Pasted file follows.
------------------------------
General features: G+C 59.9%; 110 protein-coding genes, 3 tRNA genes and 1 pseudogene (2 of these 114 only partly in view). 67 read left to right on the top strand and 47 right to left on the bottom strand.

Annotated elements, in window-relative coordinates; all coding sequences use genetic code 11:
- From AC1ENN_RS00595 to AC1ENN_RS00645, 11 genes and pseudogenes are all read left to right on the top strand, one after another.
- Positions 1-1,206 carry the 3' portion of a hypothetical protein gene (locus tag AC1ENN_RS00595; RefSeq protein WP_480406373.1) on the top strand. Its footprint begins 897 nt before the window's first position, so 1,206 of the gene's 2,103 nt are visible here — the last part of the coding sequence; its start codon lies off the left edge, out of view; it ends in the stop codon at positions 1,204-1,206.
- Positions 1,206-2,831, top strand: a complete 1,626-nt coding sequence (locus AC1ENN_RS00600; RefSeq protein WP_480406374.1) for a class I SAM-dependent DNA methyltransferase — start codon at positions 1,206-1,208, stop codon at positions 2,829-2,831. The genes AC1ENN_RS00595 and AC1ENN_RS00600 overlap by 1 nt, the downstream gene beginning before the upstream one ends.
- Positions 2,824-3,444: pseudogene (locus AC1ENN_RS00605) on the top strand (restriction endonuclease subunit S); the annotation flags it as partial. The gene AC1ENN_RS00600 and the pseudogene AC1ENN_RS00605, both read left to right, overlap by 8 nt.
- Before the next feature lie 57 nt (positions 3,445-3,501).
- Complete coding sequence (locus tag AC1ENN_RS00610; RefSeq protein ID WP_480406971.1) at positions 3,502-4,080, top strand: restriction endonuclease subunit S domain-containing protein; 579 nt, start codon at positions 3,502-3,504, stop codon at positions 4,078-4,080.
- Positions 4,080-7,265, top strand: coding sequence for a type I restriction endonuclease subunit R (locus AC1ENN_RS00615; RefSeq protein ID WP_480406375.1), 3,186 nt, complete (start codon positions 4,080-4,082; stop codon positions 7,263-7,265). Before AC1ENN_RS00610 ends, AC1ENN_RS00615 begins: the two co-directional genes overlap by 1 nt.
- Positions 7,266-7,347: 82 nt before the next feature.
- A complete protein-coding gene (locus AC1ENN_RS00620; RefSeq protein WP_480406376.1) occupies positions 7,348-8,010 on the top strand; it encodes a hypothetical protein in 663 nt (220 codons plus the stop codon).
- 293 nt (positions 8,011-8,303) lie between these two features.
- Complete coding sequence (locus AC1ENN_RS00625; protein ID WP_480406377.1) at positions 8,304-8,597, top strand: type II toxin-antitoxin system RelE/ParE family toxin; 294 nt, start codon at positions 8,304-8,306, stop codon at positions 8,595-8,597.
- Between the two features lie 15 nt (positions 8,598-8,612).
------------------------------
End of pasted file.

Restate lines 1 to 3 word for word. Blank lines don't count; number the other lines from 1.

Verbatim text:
General features: G+C 59.9%; 110 protein-coding genes, 3 tRNA genes and 1 pseudogene (2 of these 114 only partly in view). 67 read left to right on the top strand and 47 right to left on the bottom strand.

Annotated elements, in window-relative coordinates; all coding sequences use genetic code 11:
- From AC1ENN_RS00595 to AC1ENN_RS00645, 11 genes and pseudogenes are all read left to right on the top strand, one after another.